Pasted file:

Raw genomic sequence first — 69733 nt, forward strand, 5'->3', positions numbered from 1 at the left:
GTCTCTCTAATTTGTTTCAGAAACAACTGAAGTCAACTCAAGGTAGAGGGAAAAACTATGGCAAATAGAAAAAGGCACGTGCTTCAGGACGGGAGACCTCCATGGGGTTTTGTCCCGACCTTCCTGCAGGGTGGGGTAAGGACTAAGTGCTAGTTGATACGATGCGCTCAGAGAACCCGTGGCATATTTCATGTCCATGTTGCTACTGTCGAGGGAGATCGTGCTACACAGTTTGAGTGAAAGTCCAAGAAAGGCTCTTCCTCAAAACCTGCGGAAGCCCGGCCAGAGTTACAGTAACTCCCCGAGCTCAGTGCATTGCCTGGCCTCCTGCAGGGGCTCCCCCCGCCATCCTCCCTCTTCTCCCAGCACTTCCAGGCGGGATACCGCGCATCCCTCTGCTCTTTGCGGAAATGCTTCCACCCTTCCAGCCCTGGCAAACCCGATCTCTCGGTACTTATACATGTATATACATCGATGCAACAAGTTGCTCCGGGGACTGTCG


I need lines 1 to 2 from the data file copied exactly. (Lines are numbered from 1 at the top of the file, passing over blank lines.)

Raw genomic sequence first — 69733 nt, forward strand, 5'->3', positions numbered from 1 at the left:
GTCTCTCTAATTTGTTTCAGAAACAACTGAAGTCAACTCAAGGTAGAGGGAAAAACTATGGCAAATAGAAAAAGGCACGTGCTTCAGGACGGGAGACCTCCATGGGGTTTTGTCCCGACCTTCCTGCAGGGTGGGGTAAGGACTAAGTGCTAGTTGATACGATGCGCTCAGAGAACCCGTGGCATATTTCATGTCCATGTTGCTACTGTCGAGGGAGATCGTGCTACACAGTTTGAGTGAAAGTCCAAGAAAGGCTCTTCCTCAAAACCTGCGGAAGCCCGGCCAGAGTTACAGTAACTCCCCGAGCTCAGTGCATTGCCTGGCCTCCTGCAGGGGCTCCCCCCGCCATCCTCCCTCTTCTCCCAGCACTTCCAGGCGGGATACCGCGCATCCCTCTGCTCTTTGCGGAAATGCTTCCACCCTTCCAGCCCTGGCAAACCCGATCTCTCGGTACTTATACATGTATATACATCGATGCAACAAGTTGCTCCGGGGACTGTCG